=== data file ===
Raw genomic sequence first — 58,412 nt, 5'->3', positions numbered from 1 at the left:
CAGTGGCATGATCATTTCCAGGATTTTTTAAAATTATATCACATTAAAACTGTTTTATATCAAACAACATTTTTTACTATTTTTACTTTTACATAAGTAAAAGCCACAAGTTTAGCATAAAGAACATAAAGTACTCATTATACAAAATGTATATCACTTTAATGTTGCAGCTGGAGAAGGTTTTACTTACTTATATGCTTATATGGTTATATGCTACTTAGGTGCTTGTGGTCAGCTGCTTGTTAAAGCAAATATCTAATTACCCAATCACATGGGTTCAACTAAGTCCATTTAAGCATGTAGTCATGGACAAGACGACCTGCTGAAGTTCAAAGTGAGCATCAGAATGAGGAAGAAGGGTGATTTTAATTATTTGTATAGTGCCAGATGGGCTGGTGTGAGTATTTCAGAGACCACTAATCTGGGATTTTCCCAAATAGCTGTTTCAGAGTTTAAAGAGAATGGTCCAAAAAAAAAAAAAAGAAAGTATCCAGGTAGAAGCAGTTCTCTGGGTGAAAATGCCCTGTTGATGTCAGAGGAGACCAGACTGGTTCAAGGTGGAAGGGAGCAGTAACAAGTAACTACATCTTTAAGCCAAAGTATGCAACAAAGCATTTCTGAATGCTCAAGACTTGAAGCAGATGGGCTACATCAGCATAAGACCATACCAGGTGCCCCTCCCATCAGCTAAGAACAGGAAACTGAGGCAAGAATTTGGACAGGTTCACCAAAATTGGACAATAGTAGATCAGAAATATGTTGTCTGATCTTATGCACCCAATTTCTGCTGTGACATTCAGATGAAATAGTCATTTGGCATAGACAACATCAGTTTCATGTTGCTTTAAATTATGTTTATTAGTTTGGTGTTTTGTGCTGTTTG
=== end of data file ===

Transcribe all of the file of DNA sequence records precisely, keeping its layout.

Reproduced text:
Raw genomic sequence first — 58,412 nt, 5'->3', positions numbered from 1 at the left:
CAGTGGCATGATCATTTCCAGGATTTTTTAAAATTATATCACATTAAAACTGTTTTATATCAAACAACATTTTTTACTATTTTTACTTTTACATAAGTAAAAGCCACAAGTTTAGCATAAAGAACATAAAGTACTCATTATACAAAATGTATATCACTTTAATGTTGCAGCTGGAGAAGGTTTTACTTACTTATATGCTTATATGGTTATATGCTACTTAGGTGCTTGTGGTCAGCTGCTTGTTAAAGCAAATATCTAATTACCCAATCACATGGGTTCAACTAAGTCCATTTAAGCATGTAGTCATGGACAAGACGACCTGCTGAAGTTCAAAGTGAGCATCAGAATGAGGAAGAAGGGTGATTTTAATTATTTGTATAGTGCCAGATGGGCTGGTGTGAGTATTTCAGAGACCACTAATCTGGGATTTTCCCAAATAGCTGTTTCAGAGTTTAAAGAGAATGGTCCAAAAAAAAAAAAAAGAAAGTATCCAGGTAGAAGCAGTTCTCTGGGTGAAAATGCCCTGTTGATGTCAGAGGAGACCAGACTGGTTCAAGGTGGAAGGGAGCAGTAACAAGTAACTACATCTTTAAGCCAAAGTATGCAACAAAGCATTTCTGAATGCTCAAGACTTGAAGCAGATGGGCTACATCAGCATAAGACCATACCAGGTGCCCCTCCCATCAGCTAAGAACAGGAAACTGAGGCAAGAATTTGGACAGGTTCACCAAAATTGGACAATAGTAGATCAGAAATATGTTGTCTGATCTTATGCACCCAATTTCTGCTGTGACATTCAGATGAAATAGTCATTTGGCATAGACAACATCAGTTTCATGTTGCTTTAAATTATGTTTATTAGTTTGGTGTTTTGTGCTGTTTG